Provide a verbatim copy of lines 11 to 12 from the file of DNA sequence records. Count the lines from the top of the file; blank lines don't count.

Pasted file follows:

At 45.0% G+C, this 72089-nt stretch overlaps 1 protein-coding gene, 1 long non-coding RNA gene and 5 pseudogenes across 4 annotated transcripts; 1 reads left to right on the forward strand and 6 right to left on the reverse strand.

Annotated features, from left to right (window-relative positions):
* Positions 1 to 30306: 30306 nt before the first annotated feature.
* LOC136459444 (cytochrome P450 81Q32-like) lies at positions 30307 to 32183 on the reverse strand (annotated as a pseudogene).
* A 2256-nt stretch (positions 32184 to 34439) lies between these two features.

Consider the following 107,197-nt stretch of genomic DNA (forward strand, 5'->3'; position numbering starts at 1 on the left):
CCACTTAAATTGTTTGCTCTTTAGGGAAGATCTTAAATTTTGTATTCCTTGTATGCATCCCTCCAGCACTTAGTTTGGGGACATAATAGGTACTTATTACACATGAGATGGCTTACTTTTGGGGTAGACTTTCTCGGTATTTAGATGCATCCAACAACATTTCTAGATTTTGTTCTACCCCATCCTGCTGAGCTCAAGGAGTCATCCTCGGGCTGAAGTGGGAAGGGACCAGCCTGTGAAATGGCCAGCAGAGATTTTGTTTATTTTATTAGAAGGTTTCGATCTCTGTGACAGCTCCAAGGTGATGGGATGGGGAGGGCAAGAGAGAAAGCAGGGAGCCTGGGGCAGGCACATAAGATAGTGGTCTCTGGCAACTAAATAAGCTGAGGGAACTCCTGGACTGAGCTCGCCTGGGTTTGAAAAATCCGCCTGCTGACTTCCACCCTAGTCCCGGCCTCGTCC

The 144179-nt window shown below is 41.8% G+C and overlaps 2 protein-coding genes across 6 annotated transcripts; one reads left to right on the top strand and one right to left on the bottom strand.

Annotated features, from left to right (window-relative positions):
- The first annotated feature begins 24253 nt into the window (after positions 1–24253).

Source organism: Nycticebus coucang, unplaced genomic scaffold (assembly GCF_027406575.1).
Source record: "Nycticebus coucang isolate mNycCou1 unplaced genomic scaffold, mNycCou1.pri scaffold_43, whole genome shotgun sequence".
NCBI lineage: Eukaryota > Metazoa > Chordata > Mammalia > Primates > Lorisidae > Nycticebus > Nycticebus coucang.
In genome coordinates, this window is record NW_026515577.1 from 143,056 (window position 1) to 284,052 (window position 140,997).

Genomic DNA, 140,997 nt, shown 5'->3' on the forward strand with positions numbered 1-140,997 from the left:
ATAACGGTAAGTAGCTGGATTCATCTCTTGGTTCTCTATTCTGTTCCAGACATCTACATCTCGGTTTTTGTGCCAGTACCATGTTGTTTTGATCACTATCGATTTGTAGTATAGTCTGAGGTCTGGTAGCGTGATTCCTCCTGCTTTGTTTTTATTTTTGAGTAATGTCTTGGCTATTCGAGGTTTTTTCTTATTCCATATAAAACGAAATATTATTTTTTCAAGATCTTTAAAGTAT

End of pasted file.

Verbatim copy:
Source organism: Nycticebus coucang, unplaced genomic scaffold (assembly GCF_027406575.1).
Source record: "Nycticebus coucang isolate mNycCou1 unplaced genomic scaffold, mNycCou1.pri scaffold_43, whole genome shotgun sequence".